Oskar Matzerath is the boy who refuses to grow older. A child of the petite bourgeois in Danzig during the rise of Nazism, he throws himself down the cellar steps, so that he remains at 3 years old; we get his unreliable perspective on the German people during this period. Where ever he goes, he takes with him his tin drum and if anyone dares to remove it from him, he releases a high pitched scream.
I studied Gunter Grass’ THE TIN DRUM in the late eighties in a Modern European Literature and Culture component of my degree. It’s a striking novel of magical realism that caused a scandal in 1958 as it suggested that the German middle class were not victims of Nazism, which was the prevailing post-war attitude, instead Grass mocks them as they were willingly complicit. Hitler appealed to their self-esteem and belief that they should have a sense of superiority over others. I saw the film around the same time I was studying novel at the 051 Cinema and I was immediately drawn to its shocking imagery. I’m sure audiences who first saw UN CHIEN ANDALOU (1929) with its startling depiction of severed eye-balls and ants emerging from stigmatic wounds, may have felt the same sensation that I had in Liverpool when I saw the horse head being pulled from the sea with eels slipping from every orifice: queasy, uneasy and disturbed. Despite its horrific imagery, it was the sexual content fell foul of some countries’ obscenity laws. The scene where Oskar goes down on his nanny ‘mother-figure’ was cut in some territories.
There have been many changes since the book’s release. Germany is now unified and Grass has made the startling revelation that during the war he was conscripted to the Waffen-SS (PEELING THE ONION (2006)), so the story begins to have a different complexion. Is the perspective of Oskar the perspective of a guilty conscious?
In 2012 a new version of the film was released on blu-ray that restored 20 minutes that were previously lost. Schlondorff agreed to cuts in 1979 which were based upon ‘length’ rather than taste, as the distributors wanted to ensure that the film could be shown in cinemas twice a night. The cut version of the film went on to win awards in Europe and the Academy Award in America, so the director agreed to never mention that the film was effectively incomplete.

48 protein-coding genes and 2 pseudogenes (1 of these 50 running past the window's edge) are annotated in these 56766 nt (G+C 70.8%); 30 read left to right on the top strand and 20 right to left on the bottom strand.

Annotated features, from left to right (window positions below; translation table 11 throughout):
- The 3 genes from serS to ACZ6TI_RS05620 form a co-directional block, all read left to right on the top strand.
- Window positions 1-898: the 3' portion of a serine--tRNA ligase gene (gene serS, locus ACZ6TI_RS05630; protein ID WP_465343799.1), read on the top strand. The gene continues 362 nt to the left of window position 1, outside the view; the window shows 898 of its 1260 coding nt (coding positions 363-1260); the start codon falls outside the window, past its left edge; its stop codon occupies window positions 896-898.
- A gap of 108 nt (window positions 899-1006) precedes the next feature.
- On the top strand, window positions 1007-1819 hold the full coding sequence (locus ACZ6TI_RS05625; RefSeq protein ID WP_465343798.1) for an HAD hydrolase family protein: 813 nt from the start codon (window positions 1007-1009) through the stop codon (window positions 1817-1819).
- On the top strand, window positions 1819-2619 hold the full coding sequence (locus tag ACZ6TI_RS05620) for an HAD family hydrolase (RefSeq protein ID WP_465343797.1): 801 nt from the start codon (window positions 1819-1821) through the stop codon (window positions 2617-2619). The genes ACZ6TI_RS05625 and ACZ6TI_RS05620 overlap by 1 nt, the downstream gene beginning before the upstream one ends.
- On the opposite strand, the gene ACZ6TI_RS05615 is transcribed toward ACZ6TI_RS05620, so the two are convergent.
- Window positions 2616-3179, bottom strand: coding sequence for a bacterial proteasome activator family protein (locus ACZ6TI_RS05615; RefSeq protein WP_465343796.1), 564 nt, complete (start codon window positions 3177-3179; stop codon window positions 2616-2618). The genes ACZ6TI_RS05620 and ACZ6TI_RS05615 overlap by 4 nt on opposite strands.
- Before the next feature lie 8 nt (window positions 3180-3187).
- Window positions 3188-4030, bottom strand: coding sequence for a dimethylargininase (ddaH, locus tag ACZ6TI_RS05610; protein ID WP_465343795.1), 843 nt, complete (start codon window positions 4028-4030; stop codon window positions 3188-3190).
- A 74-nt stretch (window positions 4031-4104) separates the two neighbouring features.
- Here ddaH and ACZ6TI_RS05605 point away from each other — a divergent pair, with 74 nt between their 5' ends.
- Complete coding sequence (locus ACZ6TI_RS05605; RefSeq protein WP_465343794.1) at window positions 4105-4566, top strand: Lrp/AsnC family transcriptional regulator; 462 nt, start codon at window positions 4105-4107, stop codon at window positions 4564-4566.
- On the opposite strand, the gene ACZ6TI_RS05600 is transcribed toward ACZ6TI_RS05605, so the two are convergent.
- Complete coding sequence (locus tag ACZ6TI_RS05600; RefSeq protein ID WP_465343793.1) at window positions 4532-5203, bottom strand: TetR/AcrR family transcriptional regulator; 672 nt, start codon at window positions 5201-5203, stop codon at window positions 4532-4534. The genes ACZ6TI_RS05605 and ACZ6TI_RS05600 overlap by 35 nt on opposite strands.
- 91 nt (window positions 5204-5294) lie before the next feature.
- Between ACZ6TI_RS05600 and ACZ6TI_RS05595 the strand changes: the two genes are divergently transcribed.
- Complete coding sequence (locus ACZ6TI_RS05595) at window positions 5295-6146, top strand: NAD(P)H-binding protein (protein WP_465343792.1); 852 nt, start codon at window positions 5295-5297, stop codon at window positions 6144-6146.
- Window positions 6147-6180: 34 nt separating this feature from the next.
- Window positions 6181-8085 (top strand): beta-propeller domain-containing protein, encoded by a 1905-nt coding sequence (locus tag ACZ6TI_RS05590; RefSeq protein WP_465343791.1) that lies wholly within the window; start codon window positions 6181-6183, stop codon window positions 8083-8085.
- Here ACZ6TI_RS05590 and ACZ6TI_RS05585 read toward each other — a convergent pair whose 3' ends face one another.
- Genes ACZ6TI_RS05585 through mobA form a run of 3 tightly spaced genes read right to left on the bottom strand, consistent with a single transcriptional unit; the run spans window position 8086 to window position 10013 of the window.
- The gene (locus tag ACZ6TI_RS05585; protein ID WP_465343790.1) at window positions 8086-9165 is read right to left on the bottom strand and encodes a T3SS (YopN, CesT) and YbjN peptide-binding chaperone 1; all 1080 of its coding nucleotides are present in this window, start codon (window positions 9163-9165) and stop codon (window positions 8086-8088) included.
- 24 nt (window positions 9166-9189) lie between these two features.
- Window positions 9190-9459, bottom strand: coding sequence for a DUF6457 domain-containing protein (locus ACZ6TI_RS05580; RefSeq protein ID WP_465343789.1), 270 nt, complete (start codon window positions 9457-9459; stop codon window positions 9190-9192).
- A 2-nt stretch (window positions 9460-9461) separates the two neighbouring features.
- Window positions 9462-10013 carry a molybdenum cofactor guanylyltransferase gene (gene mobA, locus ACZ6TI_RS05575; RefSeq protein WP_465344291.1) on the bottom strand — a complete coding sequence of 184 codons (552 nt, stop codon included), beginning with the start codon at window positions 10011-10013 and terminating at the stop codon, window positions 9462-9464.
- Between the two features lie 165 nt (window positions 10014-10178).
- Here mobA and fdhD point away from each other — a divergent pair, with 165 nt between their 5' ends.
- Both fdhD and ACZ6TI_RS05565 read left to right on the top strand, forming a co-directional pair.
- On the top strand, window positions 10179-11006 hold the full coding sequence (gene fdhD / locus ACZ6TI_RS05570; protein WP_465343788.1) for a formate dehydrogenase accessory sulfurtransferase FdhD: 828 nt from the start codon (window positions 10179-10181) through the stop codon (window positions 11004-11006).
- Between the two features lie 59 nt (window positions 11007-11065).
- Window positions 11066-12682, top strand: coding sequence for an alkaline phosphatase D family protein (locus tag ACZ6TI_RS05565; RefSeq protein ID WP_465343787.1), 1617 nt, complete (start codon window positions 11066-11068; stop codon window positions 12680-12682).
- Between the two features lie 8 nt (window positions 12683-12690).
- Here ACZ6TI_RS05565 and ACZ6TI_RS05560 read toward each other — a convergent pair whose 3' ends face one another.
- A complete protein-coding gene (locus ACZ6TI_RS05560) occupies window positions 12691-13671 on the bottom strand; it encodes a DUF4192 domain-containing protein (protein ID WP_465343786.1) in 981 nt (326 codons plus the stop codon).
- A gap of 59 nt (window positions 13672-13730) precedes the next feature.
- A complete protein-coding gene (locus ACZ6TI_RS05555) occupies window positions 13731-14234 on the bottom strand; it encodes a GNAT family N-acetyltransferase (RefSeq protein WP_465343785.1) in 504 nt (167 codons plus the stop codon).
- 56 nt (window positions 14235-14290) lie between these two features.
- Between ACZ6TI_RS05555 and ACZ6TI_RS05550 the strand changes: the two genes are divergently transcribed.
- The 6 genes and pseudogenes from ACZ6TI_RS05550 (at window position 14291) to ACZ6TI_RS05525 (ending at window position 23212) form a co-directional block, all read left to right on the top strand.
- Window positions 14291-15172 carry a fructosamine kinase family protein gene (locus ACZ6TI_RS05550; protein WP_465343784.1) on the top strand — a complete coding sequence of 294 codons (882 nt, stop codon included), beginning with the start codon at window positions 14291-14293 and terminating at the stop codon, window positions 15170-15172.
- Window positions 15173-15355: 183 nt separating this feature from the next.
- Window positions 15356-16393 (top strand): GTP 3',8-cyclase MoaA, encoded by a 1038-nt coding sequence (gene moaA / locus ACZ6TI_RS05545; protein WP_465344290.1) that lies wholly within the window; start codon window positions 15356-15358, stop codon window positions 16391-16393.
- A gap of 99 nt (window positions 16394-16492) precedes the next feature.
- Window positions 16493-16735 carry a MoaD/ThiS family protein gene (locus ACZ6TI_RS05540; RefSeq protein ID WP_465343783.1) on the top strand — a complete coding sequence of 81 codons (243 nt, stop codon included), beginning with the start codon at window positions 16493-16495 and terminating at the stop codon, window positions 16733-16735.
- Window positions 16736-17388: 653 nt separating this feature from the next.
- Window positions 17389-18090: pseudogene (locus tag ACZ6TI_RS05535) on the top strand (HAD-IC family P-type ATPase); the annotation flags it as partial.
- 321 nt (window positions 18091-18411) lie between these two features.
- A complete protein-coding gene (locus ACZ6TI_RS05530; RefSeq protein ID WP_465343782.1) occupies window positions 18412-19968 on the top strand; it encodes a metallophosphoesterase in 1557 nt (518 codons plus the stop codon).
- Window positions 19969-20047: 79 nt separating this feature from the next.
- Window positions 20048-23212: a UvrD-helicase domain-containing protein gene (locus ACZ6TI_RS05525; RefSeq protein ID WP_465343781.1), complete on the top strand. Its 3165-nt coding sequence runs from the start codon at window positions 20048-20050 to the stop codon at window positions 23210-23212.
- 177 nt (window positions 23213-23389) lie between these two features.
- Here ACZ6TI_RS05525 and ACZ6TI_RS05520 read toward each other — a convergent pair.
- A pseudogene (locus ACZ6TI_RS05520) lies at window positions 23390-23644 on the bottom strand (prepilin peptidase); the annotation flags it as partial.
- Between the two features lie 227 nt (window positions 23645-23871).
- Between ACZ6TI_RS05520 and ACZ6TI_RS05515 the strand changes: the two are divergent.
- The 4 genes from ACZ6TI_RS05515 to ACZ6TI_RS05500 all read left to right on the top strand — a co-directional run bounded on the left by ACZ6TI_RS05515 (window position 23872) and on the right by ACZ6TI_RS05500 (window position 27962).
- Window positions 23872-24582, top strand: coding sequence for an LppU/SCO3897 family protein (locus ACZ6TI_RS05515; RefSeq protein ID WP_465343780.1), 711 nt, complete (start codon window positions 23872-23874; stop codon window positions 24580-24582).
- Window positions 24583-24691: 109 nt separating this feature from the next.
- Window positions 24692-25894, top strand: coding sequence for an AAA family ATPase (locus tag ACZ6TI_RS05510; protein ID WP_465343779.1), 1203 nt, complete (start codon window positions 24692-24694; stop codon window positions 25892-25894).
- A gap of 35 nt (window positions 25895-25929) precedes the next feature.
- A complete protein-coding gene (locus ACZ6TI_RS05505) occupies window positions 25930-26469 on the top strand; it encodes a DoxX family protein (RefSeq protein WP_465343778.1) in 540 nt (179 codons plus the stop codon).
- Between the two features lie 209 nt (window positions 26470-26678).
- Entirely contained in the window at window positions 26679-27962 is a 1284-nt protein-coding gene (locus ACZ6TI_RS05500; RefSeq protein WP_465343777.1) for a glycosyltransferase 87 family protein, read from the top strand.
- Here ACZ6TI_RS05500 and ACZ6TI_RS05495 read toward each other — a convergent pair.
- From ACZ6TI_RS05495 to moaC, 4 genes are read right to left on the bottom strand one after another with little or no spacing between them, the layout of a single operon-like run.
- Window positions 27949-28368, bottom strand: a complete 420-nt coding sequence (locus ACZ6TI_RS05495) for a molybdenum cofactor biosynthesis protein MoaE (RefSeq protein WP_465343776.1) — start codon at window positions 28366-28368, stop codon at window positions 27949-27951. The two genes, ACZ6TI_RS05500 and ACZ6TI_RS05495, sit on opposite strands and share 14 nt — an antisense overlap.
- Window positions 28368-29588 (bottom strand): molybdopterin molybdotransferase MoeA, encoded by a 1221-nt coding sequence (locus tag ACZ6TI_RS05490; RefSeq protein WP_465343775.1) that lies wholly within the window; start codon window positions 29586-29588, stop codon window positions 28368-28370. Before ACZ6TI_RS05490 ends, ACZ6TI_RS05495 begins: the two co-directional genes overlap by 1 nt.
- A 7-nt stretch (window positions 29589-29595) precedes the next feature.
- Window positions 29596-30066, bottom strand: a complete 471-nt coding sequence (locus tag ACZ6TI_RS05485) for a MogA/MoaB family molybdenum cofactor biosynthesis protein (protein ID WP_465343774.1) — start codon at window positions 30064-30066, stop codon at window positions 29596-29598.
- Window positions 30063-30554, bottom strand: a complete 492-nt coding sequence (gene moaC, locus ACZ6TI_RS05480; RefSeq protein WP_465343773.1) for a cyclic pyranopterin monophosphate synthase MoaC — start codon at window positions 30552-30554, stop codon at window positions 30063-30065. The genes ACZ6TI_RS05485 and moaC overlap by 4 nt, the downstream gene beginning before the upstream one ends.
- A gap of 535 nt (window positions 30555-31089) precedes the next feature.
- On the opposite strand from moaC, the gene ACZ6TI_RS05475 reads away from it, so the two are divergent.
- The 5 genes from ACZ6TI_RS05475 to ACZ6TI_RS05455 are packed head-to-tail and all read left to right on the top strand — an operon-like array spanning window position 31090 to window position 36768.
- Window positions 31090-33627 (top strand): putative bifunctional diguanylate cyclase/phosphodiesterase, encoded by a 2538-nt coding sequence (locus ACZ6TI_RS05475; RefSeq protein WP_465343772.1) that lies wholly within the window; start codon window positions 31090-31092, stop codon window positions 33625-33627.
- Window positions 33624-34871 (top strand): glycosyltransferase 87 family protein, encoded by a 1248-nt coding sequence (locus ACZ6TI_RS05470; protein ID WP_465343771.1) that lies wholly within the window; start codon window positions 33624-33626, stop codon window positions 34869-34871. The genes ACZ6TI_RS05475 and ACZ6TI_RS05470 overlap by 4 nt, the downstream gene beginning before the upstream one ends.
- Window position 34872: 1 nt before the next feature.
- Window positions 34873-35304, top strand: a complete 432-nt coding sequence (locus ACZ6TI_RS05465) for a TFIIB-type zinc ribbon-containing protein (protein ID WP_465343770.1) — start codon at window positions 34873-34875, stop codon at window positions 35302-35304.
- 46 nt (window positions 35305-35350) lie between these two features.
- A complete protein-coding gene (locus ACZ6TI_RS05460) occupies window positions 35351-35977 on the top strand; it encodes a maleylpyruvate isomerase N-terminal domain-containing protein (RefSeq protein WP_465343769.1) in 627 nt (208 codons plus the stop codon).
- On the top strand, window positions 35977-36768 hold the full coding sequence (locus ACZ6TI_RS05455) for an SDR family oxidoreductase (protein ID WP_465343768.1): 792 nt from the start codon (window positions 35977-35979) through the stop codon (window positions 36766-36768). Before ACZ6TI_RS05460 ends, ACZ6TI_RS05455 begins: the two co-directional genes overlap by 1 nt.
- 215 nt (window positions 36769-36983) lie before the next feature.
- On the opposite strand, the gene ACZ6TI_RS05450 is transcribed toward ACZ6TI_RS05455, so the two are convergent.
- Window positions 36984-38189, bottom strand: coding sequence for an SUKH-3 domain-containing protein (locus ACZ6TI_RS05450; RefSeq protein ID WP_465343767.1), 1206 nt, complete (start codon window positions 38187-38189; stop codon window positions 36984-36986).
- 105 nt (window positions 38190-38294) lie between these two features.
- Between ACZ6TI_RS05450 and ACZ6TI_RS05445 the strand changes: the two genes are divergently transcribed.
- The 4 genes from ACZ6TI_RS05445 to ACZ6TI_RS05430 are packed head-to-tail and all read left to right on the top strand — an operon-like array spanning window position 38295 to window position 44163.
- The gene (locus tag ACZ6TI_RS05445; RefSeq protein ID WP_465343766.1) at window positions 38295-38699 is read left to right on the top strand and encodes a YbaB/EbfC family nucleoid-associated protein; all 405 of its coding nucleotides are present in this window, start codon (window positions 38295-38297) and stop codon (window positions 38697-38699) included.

The processing labs contacted to say that the missing footage had been discovered during a clear out. He led the project to put the missing scenes back in place. It was a painstaking process that was made more difficult due to the soundtrack being missing from the reels of film. He had to bring together the actors to dub the dialogue over the images. Of course David Bennent was twelve years old when he gave his mesmerising performance as Oskar, he is now in his forties, so his voice had to be remastered to fit. That said, its impossible to see the joins as the matching of the old footage with the new is seamless.
Most of the additions add depth to the characters and the relationships and explain some of the complexities of the family arrangements. Some of the additions are more significant than others; the motivations for Greff’s suicide are more explicitly explained, for example.
One early additional scene deserves special mention as it changes the context of Oskar’s voiceover narration. The baker’s wife and Oskar’s mother are telling him a bedtime story about Rasputin when he pulls drapes aside to reveal the mad monk dancing with large, naked women. Oskar turns to the camera as the orgy takes place behind and stares, unblinking, towards the audience:
“They will say: ‘In which narrow world the young man had to train up himself!’ But while my poor Mama and Gretchen Scheffler are reading Rasputin again and again, I discovered Johann Wolfgang von Goethe. Die Wahlverwandtschaften. And so I grew, if not from without, but from within, torn between Rasputin and Goethe, until I created one book from the two. So that every demonic page was followed by an enlightened one. As it is in life.”
It’s a strange moment, but important as it ‘grounds’ Oskar as the narrator and his relationship with the audience and adds to the sense of displacement.
Is the film better with the additions? No, but it feels different, enhanced with the extra depth to the characters and their motivations. I have always thought that this is one of the films that make me passionate about cinema. There is something uniquely engaging, exciting and disturbing about the film. It’s a film about the perception of history and the mutability of memory, so it is appropriate that it should change, shift and adapt so that it can charm, shock and enlighten future audiences.
- Lost Honor of Katharina Blum, Volker Schlöndorff and Margarethe Von Trotha, 1975, Germany. (happyslackerbdb.wordpress.com)
- Nazi Reich Lives on in `Tin Drum,’ Memoirs, Diaries – Bloomberg (bloomberg.com)
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